Sunday, December 23, 2012

Mass Murder & National Repentance

James Dobson has used the Newtown shooting to call for national repentance.  But Peter Wehner thinks that's all wrong.

I'm not sure what to think about this. On one level I agree with Wehner's concerns. On another level, I find it puzzling that evangelical Christians cannot be allowed to speak prophetically to American Culture without political conservatives crying foul. I fear that this criticism has something to do with the Christian faith being reduced to personal, private "religion" (a thoroughly modernist turn). I think the author is probably right to resist using this particular incident as a symbol of God's judgment.

But surely our American culture/civilization is being "given over" by God to widespread ungodliness, to a "culture of death," if you will. Yeah, gun violence is down. It's not about guns per se (you knew I'd say that). The Christian faith teaches that God has expectations not just for individuals, families, and churches, but also for social behavior and cultures. And our "culture of death" factors into these kinds of events. Exactly how we present this is touchy, but it must be done. I find it disconcerting that a Jew like Ben Stein is able to speak more prophetically than Evangelical Christians are often comfortable with.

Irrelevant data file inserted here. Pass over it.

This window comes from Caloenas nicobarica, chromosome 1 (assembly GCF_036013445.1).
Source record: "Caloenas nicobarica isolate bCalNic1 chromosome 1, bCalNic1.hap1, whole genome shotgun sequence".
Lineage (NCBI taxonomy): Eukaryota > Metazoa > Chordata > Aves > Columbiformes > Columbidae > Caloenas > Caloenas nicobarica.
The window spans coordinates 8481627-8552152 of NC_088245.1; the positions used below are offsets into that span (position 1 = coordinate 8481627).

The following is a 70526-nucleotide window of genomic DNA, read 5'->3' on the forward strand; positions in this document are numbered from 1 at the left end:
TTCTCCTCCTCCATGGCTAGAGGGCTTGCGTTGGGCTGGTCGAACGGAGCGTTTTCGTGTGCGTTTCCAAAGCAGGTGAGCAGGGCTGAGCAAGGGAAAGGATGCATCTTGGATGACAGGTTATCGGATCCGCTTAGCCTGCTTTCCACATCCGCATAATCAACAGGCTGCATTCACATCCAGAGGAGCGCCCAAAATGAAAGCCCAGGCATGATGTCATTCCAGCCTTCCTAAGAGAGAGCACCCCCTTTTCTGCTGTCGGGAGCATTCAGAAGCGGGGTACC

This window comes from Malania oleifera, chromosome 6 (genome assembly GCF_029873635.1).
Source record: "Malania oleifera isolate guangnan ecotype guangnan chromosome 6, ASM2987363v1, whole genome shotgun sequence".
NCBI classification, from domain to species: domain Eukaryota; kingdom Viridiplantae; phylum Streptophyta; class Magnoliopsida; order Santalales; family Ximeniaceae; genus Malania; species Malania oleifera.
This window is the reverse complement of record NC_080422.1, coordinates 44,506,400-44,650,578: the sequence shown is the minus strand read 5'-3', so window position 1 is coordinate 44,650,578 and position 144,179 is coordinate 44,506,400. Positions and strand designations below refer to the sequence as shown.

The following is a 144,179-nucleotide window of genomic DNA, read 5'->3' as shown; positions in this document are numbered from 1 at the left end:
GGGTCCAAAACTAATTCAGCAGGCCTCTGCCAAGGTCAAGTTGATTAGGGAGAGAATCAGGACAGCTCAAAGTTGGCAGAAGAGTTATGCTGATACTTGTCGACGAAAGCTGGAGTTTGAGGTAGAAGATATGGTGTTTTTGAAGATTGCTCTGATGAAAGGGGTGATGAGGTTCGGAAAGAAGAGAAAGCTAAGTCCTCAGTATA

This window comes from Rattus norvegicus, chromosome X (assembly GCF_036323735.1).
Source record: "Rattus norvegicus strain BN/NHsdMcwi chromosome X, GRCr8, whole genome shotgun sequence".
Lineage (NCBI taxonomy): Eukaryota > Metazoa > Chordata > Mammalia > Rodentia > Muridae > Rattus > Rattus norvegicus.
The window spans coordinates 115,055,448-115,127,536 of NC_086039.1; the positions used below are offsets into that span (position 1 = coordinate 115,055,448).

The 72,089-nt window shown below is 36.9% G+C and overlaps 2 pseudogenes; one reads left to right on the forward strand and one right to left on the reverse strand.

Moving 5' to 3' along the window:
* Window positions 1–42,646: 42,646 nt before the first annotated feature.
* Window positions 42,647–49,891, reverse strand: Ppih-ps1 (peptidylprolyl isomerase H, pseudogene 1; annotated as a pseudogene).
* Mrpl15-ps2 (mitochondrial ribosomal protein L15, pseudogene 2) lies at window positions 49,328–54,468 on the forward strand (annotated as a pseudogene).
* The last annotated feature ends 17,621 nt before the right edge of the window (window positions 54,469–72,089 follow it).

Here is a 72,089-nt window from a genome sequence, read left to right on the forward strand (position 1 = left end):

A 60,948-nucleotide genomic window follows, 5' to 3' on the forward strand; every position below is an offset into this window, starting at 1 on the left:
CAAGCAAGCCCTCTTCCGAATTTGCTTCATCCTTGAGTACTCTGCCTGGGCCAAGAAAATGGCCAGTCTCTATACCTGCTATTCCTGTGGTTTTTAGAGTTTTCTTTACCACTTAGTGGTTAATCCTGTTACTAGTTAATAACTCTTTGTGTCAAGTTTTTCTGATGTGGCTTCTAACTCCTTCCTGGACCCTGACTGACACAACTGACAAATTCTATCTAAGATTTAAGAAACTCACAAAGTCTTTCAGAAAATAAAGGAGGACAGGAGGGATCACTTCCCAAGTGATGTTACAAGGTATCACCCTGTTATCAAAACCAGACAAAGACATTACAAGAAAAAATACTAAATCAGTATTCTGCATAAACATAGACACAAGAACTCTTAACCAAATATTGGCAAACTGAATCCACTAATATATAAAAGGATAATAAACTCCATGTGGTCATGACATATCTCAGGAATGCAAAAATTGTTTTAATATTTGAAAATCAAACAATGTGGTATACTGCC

Another thought: was Jesus being callus when he responded to a mass murder and and tragic "accident" in Luke 13:1-5?
There were some present at that very time who told him about the Galileans whose blood Pilate had mingled with their sacrifices. And he answered them, “Do you think that these Galileans were worse sinners than all the other Galileans, because they suffered in this way? No, I tell you; but unless you repent, you will all likewise perish. Or those eighteen on whom the tower in Siloam fell and killed them: do you think that they were worse offenders than all the others who lived in Jerusalem? No, I tell you; but unless you repent, you will all likewise perish.”
And remember, he was speaking to the nation/culture of Israel, not simply to individuals, as is clear from the parable of the "fig tree" and the "vinedresser" that immediately follows this exchange.

Don't take my comments as some sort of blanket endorsement of Dobson on this or any other issue. The piece just got me thinking, that's all.

No comments: